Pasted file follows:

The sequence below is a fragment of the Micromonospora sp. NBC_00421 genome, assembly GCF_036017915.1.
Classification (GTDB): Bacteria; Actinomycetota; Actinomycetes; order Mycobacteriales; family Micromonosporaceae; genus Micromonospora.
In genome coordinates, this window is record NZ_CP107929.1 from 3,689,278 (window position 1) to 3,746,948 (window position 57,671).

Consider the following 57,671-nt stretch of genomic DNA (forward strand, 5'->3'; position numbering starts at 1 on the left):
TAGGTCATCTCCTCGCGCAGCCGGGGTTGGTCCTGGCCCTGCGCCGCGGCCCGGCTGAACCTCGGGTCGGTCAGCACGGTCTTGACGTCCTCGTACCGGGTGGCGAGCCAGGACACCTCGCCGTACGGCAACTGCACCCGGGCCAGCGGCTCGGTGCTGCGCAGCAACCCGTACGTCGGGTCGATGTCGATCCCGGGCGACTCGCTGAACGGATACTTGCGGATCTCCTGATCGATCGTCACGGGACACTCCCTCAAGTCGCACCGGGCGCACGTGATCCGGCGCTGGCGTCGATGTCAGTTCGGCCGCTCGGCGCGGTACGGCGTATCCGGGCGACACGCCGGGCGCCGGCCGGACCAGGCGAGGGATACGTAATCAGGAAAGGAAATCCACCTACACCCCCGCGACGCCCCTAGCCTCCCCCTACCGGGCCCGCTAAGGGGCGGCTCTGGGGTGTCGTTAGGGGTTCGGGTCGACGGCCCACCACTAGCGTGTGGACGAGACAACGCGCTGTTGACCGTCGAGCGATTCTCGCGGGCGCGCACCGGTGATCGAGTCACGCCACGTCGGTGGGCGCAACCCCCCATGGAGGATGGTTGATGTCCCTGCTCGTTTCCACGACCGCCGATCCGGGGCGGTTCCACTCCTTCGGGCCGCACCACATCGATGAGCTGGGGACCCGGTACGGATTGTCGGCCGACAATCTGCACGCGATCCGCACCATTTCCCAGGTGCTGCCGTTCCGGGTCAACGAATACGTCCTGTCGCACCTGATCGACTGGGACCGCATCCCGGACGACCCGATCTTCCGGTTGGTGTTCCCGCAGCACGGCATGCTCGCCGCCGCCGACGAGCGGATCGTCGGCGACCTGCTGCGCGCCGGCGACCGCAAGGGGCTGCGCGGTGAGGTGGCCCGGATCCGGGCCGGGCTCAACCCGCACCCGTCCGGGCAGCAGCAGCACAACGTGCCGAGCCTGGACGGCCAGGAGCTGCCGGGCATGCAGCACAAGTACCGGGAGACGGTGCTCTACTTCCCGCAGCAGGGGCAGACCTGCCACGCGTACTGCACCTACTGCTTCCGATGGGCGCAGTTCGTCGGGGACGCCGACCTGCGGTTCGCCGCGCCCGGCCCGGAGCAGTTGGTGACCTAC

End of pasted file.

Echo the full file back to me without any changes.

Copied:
The sequence below is a fragment of the Micromonospora sp. NBC_00421 genome, assembly GCF_036017915.1.
Classification (GTDB): Bacteria; Actinomycetota; Actinomycetes; order Mycobacteriales; family Micromonosporaceae; genus Micromonospora.
In genome coordinates, this window is record NZ_CP107929.1 from 3,689,278 (window position 1) to 3,746,948 (window position 57,671).

Consider the following 57,671-nt stretch of genomic DNA (forward strand, 5'->3'; position numbering starts at 1 on the left):
TAGGTCATCTCCTCGCGCAGCCGGGGTTGGTCCTGGCCCTGCGCCGCGGCCCGGCTGAACCTCGGGTCGGTCAGCACGGTCTTGACGTCCTCGTACCGGGTGGCGAGCCAGGACACCTCGCCGTACGGCAACTGCACCCGGGCCAGCGGCTCGGTGCTGCGCAGCAACCCGTACGTCGGGTCGATGTCGATCCCGGGCGACTCGCTGAACGGATACTTGCGGATCTCCTGATCGATCGTCACGGGACACTCCCTCAAGTCGCACCGGGCGCACGTGATCCGGCGCTGGCGTCGATGTCAGTTCGGCCGCTCGGCGCGGTACGGCGTATCCGGGCGACACGCCGGGCGCCGGCCGGACCAGGCGAGGGATACGTAATCAGGAAAGGAAATCCACCTACACCCCCGCGACGCCCCTAGCCTCCCCCTACCGGGCCCGCTAAGGGGCGGCTCTGGGGTGTCGTTAGGGGTTCGGGTCGACGGCCCACCACTAGCGTGTGGACGAGACAACGCGCTGTTGACCGTCGAGCGATTCTCGCGGGCGCGCACCGGTGATCGAGTCACGCCACGTCGGTGGGCGCAACCCCCCATGGAGGATGGTTGATGTCCCTGCTCGTTTCCACGACCGCCGATCCGGGGCGGTTCCACTCCTTCGGGCCGCACCACATCGATGAGCTGGGGACCCGGTACGGATTGTCGGCCGACAATCTGCACGCGATCCGCACCATTTCCCAGGTGCTGCCGTTCCGGGTCAACGAATACGTCCTGTCGCACCTGATCGACTGGGACCGCATCCCGGACGACCCGATCTTCCGGTTGGTGTTCCCGCAGCACGGCATGCTCGCCGCCGCCGACGAGCGGATCGTCGGCGACCTGCTGCGCGCCGGCGACCGCAAGGGGCTGCGCGGTGAGGTGGCCCGGATCCGGGCCGGGCTCAACCCGCACCCGTCCGGGCAGCAGCAGCACAACGTGCCGAGCCTGGACGGCCAGGAGCTGCCGGGCATGCAGCACAAGTACCGGGAGACGGTGCTCTACTTCCCGCAGCAGGGGCAGACCTGCCACGCGTACTGCACCTACTGCTTCCGATGGGCGCAGTTCGTCGGGGACGCCGACCTGCGGTTCGCCGCGCCCGGCCCGGAGCAGTTGGTGACCTAC